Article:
By Edwin B. Smith
University of Mississippi
A trio of successful Sally McDonnell Barksdale Honors College alumni are returning to the University of Mississippi on Thursday (Oct. 13) for the fall Honors Convocation.
The theme for the convocation is “The Transformational Power of Honors Education at the University of Mississippi.” Former NASA engineer Markeeva Morgan, Nisolo founder-CEO Patrick Woodyard, and poet and teacher Sarah Barch-Gill are featured speakers for the event, which is part of the college’s 25th anniversary celebration.
The convocation begins at 7:30 p.m. in the Gertrude C. Ford Center for the Performing Arts. Admission is free and open to the public, and tickets are not required.
“The Honors College has helped us recruit some of the brightest minds from across the world,” said Ethel Scurlock, the college’s dean. “We have been able to provide a space for students to advance their critical thinking skills, learn in small classrooms that encourage creativity and independent thought, and financially support student research and travel.
“The Honors College is helping our students gain the experiences they need to be accepted into top graduate and professional programs.”
Several student leaders are also slated to speak. They include Edrei Peña and Deshauna Lee Vaughn, co-presidents of the Honors College Minority Engagement Council; Andy Flores, a 2022 Truman Scholar and president of the First-Generation Student Network; Sepp Cecil, director of the Honors Senate; and Lila Osman, Associated Student Body president.
A member of the first class of SMBHC graduates, Morgan has earned a reputation as an innovative leader in the U.S. Navy, at NASA and at Boeing, where he leads two divisions.
Inducted into the Ole Miss Student Hall of Fame his senior year and honored with the 2007 Outstanding Young Alumni award, Morgan earned his bachelor’s degree in electrical engineering from UM, master’s in engineering management from the Catholic University of America and doctorate in systems engineering from George Washington University.
He serves on the boards for the UM Center for Manufacturing Excellence and the University Research Foundation. Morgan was selected as the inaugural Emerging Young Philanthropist by the Ole Miss Women’s Council for Philanthropy in 2018. He is an executive sponsor for the Dallas-Fort Worth and Oklahoma City chapters of the Boeing Black Employees Association.
Morgan is a PMI-certified project management professional and was awarded the 2010 Modern Day Technology Award and 2021 Science Spectrum Trailblazer Award at the annual Black Engineer of the Year Awards.
An innovative entrepreneur, Woodyard is committed to issues that Ole Miss students care about: environmental sustainability, global impact, entrepreneurship and service to others.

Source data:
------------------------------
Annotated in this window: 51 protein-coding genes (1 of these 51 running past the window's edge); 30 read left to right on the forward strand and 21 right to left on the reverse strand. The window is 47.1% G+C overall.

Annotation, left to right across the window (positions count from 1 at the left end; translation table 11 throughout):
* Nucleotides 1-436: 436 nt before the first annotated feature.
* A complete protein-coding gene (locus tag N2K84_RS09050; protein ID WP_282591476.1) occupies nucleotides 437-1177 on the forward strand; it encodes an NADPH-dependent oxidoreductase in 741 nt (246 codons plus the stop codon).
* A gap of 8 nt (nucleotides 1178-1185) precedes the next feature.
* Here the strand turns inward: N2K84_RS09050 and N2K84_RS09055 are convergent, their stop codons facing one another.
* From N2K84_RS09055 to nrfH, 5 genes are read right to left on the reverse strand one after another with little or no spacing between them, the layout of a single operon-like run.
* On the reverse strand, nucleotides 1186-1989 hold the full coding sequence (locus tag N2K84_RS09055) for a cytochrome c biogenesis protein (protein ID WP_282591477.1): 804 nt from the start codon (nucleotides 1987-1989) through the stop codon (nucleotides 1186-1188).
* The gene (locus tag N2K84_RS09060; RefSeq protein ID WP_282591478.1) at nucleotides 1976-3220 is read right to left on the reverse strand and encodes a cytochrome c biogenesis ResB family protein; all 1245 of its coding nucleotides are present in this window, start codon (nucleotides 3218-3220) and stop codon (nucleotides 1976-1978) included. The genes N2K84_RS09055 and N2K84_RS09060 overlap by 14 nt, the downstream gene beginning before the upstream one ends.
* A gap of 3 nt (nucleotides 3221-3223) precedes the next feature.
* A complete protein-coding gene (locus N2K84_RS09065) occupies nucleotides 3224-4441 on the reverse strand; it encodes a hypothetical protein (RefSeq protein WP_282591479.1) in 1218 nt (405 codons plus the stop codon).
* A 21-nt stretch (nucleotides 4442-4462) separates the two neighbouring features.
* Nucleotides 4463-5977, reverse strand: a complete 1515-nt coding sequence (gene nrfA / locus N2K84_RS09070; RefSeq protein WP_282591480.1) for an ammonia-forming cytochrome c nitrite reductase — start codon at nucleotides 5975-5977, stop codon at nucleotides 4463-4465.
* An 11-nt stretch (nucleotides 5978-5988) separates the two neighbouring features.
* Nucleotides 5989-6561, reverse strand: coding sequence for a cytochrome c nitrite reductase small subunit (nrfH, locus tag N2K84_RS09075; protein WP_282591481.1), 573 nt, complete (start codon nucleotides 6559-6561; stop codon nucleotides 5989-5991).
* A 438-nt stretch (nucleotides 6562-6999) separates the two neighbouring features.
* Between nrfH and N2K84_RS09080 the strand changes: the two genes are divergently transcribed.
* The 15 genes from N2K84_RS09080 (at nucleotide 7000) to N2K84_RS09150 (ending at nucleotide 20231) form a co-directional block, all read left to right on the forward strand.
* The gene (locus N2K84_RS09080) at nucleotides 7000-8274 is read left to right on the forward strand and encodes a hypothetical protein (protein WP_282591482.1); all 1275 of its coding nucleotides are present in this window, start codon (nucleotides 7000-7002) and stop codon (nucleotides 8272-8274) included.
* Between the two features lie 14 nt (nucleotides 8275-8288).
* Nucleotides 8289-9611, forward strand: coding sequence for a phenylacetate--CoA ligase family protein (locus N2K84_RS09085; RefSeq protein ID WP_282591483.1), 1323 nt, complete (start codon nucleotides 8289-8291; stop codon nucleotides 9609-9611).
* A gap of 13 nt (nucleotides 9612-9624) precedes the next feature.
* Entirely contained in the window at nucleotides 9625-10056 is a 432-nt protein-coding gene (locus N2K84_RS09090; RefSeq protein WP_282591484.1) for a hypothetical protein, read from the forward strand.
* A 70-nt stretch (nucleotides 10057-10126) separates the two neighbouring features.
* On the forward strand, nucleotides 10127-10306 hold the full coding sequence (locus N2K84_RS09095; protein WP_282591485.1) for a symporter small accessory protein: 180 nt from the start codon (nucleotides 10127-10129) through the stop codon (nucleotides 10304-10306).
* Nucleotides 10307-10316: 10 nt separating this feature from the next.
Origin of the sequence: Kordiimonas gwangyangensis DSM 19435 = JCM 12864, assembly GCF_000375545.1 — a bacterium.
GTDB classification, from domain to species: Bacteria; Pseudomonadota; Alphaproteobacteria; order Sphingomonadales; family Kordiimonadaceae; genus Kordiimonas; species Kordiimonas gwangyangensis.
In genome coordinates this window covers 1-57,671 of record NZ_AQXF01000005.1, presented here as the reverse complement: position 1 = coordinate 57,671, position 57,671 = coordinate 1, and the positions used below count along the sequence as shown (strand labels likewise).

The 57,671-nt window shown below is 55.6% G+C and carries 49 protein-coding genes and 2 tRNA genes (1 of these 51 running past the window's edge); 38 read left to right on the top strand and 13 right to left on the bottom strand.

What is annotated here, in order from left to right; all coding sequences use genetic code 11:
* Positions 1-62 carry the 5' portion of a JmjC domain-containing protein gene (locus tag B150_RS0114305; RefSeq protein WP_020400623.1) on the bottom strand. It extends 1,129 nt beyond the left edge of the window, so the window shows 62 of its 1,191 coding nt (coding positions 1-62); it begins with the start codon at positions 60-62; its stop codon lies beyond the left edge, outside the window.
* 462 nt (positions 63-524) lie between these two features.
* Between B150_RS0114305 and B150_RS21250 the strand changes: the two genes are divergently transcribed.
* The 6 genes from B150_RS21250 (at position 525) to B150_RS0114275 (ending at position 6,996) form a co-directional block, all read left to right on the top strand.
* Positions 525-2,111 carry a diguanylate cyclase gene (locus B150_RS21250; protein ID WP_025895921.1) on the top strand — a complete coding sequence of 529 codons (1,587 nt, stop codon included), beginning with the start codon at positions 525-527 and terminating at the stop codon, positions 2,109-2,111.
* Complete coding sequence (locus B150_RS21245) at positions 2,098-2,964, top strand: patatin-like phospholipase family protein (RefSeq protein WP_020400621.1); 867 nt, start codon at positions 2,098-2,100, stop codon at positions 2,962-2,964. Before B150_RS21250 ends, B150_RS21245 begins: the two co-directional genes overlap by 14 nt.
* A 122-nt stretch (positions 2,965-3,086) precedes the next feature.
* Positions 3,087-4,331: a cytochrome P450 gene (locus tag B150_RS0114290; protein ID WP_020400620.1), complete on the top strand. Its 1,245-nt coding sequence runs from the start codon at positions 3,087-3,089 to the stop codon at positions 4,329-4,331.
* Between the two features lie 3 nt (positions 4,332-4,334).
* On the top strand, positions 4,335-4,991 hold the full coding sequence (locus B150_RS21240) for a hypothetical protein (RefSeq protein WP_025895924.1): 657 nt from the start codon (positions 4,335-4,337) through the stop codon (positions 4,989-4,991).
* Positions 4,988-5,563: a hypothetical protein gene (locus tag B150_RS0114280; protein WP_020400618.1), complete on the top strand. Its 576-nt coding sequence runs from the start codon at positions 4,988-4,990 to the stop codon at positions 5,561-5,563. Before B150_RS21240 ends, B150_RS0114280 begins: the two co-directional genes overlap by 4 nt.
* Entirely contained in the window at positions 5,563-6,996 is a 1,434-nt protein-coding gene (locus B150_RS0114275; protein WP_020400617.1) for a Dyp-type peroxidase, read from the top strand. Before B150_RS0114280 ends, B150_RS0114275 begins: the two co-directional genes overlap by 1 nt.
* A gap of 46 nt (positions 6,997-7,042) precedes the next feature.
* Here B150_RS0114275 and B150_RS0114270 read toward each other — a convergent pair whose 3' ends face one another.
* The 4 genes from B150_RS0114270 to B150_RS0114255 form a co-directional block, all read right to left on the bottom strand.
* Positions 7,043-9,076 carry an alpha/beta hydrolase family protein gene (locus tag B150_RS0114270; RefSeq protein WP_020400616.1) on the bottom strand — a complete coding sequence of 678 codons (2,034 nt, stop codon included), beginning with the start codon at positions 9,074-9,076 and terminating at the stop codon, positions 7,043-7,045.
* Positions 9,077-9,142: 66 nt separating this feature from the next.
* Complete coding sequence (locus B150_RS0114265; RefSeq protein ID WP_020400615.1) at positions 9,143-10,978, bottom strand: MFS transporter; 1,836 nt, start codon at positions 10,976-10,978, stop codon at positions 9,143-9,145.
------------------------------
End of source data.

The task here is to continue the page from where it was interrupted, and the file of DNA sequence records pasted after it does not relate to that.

After studying global economics, business and Spanish, he moved to Peru to work in microfinance. There, he met shoemakers whose reality of low wages and unsafe working conditions reflected much of what the fashion industry experiences.
Dedicated to demonstrating 100% living wages and 0% net carbon, he founded Nisolo with the vision to offer customers comfortable, functional, high-quality products while manufacturing them in a manner that champions the well-being of people and the planet. Nisolo supports the livelihoods of more than 1,500 individuals in Peru, Mexico, Brazil, the U.S. and Kenya.
At Ole Miss, Woodyard co-founded and led several organizations, and was inducted into the UM Hall of Fame. Among other accolades, he has received the university’s Outstanding Young Alumni Award and has been named a Forbes 30 Under 30 honoree, an “Innovator Changing the South” and a Global Accelerator Entrepreneur by the United Nations.
A 2020 graduate with a bachelor’s in English and minors in art and classics, Barch-Gill is making a name for herself as a poet and teacher.
A second-year MFA candidate in poetry at the University of Arkansas, she is working on a collection of revised fairy tales that explore absurdity as a vehicle for thinking about gender and trauma.
Jim and Sally Barksdale worked with Chancellor Emeritus Robert Khayat and late Provost Carolyn Stanton to establish the Honors College in 1997 with their largest philanthropic gift ever to the university. When Sally died in 2003, the Honors College was renamed in her memory.
Jim Barksdale’s gifts to the Honors College total more than $36 million. He also has provided support for numerous other programs on campus and at the UM Medical Center.
The college houses more than 1,600 undergraduate students from all of the university’s schools and College of Liberal Arts. The Honors College program features an increasing number of in-depth courses, opportunities for experiential learning in the U.S. and abroad, and avenues for effective engagement with community concerns.